The case for a right to privacy

Sir Geoffrey Palmer makes the case for including a right to privacy in New Zealand’s constitution.

In A Constitution for Aotearoa New Zealand, Dr Andrew Butler and I are proposing stronger protections for human rights.

The New Zealand Bill of Rights Act 1990 sets out New Zealanders’ basic civil and political rights. But it doesn’t override other laws, which means Parliament can choose to ignore it, and sometimes does. We are proposing to address that by making the Bill of Rights Act superior law, which Parliament can only override with a 75 percent majority.

We are also proposing to include some new rights. One of those is a right to privacy.

 

In 1990, the digital revolution was in its early stages, and privacy was not the everyday concern it has now become.

In the 27 years since the Bill of Rights Act came into law, new technologies have appeared creating new ways in which privacy can be invaded. The Government now holds vast amounts of electronic data about its citizens, and laws are needed to protect against abuse.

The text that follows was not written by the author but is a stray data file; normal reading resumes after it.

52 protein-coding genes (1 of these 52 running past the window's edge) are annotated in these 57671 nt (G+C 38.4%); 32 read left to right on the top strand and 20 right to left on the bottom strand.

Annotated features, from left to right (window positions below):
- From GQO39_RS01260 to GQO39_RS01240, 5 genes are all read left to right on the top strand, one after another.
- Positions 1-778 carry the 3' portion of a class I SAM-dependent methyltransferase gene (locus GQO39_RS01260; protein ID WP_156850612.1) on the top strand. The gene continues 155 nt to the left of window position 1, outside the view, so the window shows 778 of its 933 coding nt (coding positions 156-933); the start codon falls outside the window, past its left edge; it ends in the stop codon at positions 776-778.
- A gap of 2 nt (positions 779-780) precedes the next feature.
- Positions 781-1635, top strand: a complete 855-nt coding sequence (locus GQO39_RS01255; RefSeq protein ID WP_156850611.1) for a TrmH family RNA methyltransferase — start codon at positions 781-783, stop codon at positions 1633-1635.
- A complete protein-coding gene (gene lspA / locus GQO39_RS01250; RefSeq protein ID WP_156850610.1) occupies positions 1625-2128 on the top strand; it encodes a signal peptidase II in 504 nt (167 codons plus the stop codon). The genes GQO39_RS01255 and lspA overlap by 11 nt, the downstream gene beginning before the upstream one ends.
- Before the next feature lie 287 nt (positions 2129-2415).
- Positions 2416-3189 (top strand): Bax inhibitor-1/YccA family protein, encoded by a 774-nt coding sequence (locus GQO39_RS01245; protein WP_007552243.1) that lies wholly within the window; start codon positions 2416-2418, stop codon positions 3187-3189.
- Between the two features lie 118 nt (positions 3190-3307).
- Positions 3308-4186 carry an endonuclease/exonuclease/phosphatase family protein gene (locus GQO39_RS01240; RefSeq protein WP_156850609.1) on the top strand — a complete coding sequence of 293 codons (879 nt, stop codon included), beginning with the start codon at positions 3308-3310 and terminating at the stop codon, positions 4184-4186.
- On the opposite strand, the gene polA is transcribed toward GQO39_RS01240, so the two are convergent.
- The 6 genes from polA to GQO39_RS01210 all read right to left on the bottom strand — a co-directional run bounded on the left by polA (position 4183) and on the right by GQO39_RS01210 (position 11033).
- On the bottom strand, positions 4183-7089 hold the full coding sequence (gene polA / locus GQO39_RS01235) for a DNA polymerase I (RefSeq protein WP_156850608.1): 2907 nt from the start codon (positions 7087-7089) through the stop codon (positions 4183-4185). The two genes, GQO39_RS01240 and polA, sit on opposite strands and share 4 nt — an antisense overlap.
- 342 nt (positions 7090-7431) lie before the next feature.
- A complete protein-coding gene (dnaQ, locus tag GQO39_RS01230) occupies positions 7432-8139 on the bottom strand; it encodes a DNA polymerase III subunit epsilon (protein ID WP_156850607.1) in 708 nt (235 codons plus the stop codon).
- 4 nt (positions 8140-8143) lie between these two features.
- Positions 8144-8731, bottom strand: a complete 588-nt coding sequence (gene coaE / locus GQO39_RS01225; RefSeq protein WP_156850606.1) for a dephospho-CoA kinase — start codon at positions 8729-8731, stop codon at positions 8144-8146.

Internationally, there have been many court cases defining privacy and showing how it can and should be protected.

The time is right for the Bill of Rights Act to recognise a right to privacy.

In our draft constitution, Dr Butler and I propose the following provision:

92 Freedom of privacy

Everyone has the right not to be subject to arbitrary or unlawful interference with that person’s privacy, family, home or correspondence.

This is an important protection.

You can read more about our proposals in chapter 8 of A Constitution for Aotearoa New Zealand (available here).

What are your views?

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